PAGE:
Satellite system reveals illegal deforestation
It is also important that forest law violations are sanctioned in a timely manner. That is why Brazil has developed an effective satellite monitoring system, which can provide evidence of illegal deforestation almost in real-time. Through the improved monitoring infrastructure, forest law violations in the Amazon can be investigated and punished within days. Börner: "The various Brazilian authorities act in concert with one another. That is of critical importance for the conservation of the tropical rainforest."
Rainforests in Africa and Asia, among other places, are also disappearing. "Brazil shows how you can contribute to the conservation of internationally important rainforests with investments in satellite systems and consistent prosecution of illegal deforestation", summarizes the University of Bonn researcher. Another promising strategy is to reward farmers for avoided deforestation. Yet, making sure that well-intended rewards translate into actual conservation incentives on the ground is a major challenge.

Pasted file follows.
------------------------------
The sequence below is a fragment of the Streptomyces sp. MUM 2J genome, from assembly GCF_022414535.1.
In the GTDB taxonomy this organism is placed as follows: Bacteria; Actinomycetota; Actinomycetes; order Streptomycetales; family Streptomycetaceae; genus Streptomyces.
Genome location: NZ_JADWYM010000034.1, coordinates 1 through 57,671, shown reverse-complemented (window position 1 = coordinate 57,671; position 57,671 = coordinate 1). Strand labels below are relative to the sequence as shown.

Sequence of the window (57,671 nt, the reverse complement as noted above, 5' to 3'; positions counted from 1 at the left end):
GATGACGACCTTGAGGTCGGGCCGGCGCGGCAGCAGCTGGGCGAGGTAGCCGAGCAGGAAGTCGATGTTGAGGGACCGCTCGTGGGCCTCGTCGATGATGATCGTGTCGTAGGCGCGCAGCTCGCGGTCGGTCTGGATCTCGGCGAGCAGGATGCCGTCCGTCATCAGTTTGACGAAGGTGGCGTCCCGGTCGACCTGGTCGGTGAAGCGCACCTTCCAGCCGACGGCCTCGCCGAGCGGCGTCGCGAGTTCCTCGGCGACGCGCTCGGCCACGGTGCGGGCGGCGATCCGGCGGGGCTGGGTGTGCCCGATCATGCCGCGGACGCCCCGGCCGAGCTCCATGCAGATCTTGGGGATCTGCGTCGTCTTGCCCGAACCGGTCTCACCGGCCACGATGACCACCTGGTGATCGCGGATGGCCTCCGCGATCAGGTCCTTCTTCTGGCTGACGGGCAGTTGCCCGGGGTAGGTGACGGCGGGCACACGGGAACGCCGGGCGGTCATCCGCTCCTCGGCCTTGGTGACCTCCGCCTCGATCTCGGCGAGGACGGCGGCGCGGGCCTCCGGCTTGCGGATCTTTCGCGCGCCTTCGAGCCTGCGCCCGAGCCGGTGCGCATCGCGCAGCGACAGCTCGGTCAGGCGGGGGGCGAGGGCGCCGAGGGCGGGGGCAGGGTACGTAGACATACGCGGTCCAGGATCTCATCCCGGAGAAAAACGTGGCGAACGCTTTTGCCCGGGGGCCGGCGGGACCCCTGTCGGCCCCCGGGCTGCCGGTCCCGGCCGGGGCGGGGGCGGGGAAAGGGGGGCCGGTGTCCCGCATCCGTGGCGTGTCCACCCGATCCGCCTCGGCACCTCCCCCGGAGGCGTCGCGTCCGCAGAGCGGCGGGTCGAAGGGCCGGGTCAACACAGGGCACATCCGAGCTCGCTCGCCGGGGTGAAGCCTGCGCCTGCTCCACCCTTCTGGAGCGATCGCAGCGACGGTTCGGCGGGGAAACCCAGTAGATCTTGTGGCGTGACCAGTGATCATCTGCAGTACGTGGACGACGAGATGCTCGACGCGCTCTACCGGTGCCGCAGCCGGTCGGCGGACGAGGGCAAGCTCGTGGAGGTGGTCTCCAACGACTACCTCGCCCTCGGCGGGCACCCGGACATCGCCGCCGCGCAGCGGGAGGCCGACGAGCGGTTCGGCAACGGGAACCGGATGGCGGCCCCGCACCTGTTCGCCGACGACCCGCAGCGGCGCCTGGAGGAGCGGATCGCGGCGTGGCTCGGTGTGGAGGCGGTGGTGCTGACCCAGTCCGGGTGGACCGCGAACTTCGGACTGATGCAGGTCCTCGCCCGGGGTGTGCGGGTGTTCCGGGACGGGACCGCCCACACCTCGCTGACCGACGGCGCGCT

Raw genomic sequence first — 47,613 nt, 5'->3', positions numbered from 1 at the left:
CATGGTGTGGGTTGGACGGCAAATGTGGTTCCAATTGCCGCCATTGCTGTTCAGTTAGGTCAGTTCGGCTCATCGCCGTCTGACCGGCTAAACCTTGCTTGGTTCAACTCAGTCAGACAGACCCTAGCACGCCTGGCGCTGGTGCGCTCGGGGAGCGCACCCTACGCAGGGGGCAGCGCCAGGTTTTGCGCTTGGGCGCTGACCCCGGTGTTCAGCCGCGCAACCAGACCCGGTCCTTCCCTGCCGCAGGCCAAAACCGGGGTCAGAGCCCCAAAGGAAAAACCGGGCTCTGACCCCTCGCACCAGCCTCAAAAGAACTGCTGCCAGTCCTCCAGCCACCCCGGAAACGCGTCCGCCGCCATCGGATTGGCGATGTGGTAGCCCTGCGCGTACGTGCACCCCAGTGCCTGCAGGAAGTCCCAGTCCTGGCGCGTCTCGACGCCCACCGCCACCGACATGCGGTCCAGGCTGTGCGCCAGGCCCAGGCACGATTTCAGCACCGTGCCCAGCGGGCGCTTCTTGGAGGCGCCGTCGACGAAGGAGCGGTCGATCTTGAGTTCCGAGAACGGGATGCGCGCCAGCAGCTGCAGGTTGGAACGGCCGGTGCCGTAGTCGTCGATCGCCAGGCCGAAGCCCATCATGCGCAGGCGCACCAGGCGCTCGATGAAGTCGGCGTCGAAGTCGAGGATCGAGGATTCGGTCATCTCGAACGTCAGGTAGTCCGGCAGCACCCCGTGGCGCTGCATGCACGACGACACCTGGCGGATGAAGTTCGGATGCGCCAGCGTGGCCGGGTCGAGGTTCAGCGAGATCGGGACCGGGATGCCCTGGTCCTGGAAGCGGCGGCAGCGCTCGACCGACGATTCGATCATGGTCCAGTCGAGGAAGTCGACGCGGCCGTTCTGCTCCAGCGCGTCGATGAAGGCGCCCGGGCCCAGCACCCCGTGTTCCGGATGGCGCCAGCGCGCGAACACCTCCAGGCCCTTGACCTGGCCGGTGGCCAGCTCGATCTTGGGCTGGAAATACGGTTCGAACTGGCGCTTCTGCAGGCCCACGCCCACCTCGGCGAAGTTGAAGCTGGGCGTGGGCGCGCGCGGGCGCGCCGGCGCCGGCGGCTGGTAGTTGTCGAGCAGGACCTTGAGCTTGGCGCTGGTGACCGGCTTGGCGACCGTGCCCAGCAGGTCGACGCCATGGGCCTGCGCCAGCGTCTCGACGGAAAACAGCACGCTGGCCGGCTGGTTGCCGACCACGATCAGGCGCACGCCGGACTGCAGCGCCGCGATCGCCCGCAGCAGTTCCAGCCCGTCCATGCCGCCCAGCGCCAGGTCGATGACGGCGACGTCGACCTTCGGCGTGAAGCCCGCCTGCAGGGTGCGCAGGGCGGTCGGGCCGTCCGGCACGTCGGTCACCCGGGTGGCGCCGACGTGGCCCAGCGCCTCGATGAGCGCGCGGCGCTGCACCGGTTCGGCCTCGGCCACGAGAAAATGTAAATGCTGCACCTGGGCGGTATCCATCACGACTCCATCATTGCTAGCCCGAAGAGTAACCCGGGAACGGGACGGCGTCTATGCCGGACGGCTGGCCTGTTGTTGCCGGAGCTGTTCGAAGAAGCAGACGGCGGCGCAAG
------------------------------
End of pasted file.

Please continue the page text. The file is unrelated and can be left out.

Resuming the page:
Publication: Post-crackdown effectiveness of field-based forest law enforcement in the Brazilian Amazon, "PLOS ONE" journal
Juniorprof. Dr. Jan Börner
Zentrum für Entwicklungsforschung (ZEF)
Johannes Seiler | idw - Informationsdienst Wissenschaft
Climate change, population growth may lead to open ocean aquaculture
05.10.2017 | Oregon State University
New machine evaluates soybean at harvest for quality